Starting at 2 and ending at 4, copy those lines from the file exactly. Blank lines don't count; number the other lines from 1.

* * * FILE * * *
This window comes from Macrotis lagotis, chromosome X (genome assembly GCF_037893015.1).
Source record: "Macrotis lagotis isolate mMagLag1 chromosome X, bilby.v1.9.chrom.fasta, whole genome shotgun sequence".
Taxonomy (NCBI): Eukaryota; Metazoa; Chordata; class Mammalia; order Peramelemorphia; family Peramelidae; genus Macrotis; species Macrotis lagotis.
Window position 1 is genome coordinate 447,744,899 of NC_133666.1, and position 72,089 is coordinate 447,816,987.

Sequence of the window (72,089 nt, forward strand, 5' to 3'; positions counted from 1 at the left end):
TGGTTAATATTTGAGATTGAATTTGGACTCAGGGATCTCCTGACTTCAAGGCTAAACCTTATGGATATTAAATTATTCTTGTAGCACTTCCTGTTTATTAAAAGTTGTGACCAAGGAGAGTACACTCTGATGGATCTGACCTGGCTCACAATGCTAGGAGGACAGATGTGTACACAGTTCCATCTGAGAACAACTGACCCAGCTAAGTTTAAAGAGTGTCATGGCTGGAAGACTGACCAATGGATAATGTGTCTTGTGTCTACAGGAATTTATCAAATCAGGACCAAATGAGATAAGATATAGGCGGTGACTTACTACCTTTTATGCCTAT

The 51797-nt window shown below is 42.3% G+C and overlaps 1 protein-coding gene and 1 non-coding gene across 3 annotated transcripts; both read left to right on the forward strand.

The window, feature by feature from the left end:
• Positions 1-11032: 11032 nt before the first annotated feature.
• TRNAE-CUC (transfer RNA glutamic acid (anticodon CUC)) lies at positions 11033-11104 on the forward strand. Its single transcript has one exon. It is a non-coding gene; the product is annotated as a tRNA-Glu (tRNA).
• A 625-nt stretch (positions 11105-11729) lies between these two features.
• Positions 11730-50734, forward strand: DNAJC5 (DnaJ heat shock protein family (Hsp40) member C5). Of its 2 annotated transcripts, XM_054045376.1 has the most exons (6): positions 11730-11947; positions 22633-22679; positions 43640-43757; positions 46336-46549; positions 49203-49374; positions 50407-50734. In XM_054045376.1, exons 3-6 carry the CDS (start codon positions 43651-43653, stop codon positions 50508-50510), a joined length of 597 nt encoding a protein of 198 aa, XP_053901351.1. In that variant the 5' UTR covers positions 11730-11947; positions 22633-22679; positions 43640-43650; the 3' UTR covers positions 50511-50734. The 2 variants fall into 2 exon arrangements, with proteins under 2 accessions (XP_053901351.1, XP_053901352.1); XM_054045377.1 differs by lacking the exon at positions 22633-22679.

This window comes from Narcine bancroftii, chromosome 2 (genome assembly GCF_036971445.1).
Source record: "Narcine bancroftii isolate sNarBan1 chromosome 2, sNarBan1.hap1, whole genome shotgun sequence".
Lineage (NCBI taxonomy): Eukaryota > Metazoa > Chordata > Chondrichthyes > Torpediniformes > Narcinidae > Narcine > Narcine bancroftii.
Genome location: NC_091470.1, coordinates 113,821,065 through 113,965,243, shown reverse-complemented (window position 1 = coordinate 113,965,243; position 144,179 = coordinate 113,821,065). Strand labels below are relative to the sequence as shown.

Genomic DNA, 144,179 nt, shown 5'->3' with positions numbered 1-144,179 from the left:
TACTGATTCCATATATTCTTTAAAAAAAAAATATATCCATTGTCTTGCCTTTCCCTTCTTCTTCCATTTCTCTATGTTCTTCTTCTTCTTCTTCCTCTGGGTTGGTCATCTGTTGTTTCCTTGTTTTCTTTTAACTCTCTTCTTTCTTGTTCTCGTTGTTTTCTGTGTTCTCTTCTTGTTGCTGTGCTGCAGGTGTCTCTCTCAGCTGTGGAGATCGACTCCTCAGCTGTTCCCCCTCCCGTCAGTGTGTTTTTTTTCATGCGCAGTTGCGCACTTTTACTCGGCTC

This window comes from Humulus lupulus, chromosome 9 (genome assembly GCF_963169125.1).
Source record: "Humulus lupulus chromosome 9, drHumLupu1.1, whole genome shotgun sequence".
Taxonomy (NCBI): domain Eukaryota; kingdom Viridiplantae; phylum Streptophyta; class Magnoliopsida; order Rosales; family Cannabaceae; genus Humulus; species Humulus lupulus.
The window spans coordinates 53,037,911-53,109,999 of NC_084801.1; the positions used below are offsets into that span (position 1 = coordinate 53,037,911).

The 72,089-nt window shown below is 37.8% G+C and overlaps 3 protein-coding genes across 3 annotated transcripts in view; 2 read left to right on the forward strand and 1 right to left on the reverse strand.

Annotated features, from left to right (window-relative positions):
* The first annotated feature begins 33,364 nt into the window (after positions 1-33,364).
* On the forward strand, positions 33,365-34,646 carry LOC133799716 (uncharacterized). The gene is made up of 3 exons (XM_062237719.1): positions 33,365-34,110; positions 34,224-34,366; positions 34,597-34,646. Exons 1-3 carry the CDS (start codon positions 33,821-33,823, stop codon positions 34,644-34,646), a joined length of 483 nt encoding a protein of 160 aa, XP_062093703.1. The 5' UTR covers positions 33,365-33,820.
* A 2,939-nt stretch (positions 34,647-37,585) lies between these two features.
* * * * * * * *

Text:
Source record: "Macrotis lagotis isolate mMagLag1 chromosome X, bilby.v1.9.chrom.fasta, whole genome shotgun sequence".
Taxonomy (NCBI): Eukaryota; Metazoa; Chordata; class Mammalia; order Peramelemorphia; family Peramelidae; genus Macrotis; species Macrotis lagotis.
Window position 1 is genome coordinate 447,744,899 of NC_133666.1, and position 72,089 is coordinate 447,816,987.